"I was told years ago that I should make kiddush before I eat Shabbos morning. Recently, someone told me that this was not necessary. What should I do?"
"I recited the after bracha on the cake, but forgot to include al hagafen for the wine I drank. I didn’t know whether I was supposed to recite the bracha acharonah again, in order to say the al hagafen, or whether I should do nothing."
On the Sabbath before the New Moon there is a custom to announce the day (or days) of the week on which it will fall, and to recite a blessing, "that God should renew this coming month for us and the entire Jewish people for goodness and blessing."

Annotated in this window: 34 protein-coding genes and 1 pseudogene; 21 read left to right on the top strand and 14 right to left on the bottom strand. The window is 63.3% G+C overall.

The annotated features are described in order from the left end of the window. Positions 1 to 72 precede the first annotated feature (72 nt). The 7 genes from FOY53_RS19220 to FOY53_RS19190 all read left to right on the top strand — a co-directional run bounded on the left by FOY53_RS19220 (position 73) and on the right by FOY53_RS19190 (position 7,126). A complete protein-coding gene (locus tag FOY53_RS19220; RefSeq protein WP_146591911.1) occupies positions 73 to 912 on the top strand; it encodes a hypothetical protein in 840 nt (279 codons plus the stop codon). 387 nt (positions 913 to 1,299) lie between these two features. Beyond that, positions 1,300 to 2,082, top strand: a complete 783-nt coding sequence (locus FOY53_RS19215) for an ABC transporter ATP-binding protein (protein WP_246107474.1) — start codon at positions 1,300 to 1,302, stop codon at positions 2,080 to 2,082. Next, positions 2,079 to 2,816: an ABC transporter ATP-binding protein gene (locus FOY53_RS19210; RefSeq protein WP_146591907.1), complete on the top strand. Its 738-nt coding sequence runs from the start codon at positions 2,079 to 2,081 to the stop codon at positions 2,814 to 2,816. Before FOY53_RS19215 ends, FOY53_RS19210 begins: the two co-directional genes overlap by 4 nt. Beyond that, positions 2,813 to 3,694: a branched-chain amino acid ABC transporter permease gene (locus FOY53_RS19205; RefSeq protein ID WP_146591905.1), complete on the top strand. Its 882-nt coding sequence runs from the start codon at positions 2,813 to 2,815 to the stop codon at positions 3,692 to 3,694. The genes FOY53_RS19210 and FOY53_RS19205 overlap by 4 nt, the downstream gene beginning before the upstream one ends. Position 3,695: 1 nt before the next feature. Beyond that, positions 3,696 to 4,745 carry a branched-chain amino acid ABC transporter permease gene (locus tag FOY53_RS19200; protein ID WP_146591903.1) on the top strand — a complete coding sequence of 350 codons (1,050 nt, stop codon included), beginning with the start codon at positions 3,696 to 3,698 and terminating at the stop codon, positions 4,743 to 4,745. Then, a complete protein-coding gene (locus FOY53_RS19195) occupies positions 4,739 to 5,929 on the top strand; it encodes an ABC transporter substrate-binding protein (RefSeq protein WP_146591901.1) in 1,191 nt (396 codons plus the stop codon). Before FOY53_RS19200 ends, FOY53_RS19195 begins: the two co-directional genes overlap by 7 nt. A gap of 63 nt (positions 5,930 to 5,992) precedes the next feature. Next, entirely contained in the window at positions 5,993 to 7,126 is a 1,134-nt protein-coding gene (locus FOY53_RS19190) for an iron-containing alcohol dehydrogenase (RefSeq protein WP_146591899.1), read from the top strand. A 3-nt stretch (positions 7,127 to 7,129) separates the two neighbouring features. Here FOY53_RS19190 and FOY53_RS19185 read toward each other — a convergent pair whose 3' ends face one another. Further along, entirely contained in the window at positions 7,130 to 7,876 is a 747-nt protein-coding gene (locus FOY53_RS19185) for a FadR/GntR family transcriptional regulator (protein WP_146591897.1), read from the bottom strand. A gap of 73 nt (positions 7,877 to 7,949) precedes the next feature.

As a rule, women are obligated to observe the commandments of the Torah just like men, with the exception of positive time-bound precepts. Yet, if a woman wishes to voluntarily perform a positive time-bound commandment, she receives merit for this.
Essentially, men and women are created equal and both are graced by the divine image through which every human being is created. Likewise, the unalterable chosenness of the Jewish people and their innate holiness embraces men and women alike.
According to most authorities, women are no less obligated to pray than men. Therefore, they must pray “Amida” in the morning and the afternoon (“Shacharit” and “Mincha”). The evening Amida prayer (“Maariv”), on the other hand, is voluntary.